In a key win for the Obama administration, D.C. Circuit Court of Appeals Judge Nina Pillard authored an opinion that should put to rest any remaining legal threats to the contraception benefit.
A federal judge in Florida ruled Ave Maria University did not have to comply with the Obama administration’s latest accommodation process for religiously affiliated nonprofits that object to coverage of contraception in insurance plans.
Some Republican candidates appear to be trying to neutralize “war on women” criticisms to narrow the gender voting gap that favors Democrats among women.
The administration sought comments on how to define a closely held for-profit company and whether other reporting or enforcement steps might be appropriate to implement an exemption to the birth control benefit.
AfterPill is the first emergency contraception to be sold exclusively online. The company offers one dose of EC for $20, plus a $5 flat-rate shipping fee, making it roughly half the price of Plan B One-Step.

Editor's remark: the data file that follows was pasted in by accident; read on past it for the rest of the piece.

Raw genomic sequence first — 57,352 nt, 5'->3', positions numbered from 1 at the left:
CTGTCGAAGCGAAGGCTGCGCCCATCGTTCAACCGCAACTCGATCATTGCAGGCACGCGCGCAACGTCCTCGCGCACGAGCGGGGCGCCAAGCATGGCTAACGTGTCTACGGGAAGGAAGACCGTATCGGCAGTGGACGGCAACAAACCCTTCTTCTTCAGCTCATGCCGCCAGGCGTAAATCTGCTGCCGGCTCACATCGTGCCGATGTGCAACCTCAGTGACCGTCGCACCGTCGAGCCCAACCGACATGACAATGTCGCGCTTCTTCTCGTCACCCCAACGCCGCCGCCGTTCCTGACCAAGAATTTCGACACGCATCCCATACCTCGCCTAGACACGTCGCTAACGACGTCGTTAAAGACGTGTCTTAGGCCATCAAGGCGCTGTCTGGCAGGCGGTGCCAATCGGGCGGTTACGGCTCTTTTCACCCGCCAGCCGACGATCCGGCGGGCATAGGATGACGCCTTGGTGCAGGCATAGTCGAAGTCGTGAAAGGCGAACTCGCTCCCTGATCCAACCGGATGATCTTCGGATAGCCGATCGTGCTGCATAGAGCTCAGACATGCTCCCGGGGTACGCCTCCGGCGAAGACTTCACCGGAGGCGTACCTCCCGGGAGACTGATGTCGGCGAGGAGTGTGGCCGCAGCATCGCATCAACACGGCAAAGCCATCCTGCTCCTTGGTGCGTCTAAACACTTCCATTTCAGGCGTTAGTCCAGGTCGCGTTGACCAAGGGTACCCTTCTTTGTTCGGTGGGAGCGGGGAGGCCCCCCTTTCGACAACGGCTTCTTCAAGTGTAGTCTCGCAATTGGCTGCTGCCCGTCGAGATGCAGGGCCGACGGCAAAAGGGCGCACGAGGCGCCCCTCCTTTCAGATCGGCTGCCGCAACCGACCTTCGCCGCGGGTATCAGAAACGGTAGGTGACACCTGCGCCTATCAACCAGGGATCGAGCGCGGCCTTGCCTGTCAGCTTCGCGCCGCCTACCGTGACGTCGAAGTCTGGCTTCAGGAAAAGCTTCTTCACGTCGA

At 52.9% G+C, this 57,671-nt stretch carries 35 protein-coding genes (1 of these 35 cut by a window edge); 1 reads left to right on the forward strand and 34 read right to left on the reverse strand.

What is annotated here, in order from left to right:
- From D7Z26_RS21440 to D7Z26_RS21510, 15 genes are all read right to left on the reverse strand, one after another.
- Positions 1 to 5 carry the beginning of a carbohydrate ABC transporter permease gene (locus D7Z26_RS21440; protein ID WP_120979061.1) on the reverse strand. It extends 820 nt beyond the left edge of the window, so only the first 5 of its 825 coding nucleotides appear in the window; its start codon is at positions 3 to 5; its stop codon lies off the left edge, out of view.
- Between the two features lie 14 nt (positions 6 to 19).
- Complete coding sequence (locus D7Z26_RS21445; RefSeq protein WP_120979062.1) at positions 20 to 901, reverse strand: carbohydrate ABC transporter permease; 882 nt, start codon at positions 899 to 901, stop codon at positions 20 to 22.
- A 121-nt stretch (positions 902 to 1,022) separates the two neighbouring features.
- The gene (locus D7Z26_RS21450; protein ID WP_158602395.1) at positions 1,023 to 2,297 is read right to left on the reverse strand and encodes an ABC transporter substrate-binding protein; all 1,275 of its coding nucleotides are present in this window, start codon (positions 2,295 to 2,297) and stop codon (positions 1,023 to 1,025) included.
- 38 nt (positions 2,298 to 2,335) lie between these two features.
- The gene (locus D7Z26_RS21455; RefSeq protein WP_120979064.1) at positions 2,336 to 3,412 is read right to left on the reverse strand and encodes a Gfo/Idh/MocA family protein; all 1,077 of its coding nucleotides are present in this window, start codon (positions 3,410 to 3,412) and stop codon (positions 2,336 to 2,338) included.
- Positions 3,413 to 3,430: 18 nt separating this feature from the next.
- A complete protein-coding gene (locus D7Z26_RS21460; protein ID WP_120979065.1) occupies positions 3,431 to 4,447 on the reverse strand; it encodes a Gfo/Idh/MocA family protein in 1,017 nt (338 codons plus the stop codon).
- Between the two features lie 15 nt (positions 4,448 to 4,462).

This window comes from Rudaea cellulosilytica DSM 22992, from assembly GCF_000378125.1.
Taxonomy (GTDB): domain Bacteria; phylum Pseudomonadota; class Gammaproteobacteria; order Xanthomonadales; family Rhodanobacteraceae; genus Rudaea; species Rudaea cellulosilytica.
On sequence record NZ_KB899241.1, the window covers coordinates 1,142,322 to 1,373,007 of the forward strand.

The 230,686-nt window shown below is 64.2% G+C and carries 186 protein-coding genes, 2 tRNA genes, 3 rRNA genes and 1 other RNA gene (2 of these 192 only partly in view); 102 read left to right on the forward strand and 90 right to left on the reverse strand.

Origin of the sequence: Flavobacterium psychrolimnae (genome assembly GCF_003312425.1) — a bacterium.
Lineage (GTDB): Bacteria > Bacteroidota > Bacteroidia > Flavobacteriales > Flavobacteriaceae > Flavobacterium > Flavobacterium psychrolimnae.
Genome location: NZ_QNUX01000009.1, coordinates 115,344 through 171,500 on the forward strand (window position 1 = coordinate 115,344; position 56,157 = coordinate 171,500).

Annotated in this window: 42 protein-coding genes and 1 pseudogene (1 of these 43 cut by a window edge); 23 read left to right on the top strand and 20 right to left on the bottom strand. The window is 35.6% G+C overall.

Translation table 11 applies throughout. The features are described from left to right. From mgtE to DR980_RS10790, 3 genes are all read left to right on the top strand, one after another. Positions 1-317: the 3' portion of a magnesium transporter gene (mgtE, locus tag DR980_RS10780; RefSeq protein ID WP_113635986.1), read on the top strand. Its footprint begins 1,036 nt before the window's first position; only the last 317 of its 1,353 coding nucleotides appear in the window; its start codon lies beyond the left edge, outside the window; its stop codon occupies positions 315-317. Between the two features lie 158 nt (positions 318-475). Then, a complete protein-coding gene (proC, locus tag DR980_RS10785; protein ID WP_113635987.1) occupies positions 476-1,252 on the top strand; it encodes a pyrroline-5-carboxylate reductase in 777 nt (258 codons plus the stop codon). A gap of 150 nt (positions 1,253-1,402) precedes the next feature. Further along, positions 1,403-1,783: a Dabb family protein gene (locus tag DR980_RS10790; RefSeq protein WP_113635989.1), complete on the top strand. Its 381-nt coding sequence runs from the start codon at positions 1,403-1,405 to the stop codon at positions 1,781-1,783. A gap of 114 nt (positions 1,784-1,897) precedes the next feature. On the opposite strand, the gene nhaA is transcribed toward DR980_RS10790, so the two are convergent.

This week, there are new recommendations for chlamydia and gonorrhea screening for young women, a secret shopper study found that young men may have a harder time buying EC over the counter, and Kansas seizes sex toys.
Sen. Patty Murray has introduced a bill that would both educate the public about emergency contraception and make it available to more rape survivors who go to the emergency room.
Rep. Jackie Speier (D-CA) sent letters to the CEOs of CVS Health and Walgreens this month calling for them to correct a coding error that led to the illegal charges, and to provide remedies to women who had been unjustly charged.
Priests for Life told the D.C. Circuit Court of Appeals that the Obama administration’s latest efforts to accommodate religious objections to the birth control benefit fell short.
Republicans are never going to successfully repeal health-care reform, so instead they hope to use the courts to gut the most popular and important provisions and render the law a political liability for Democrats.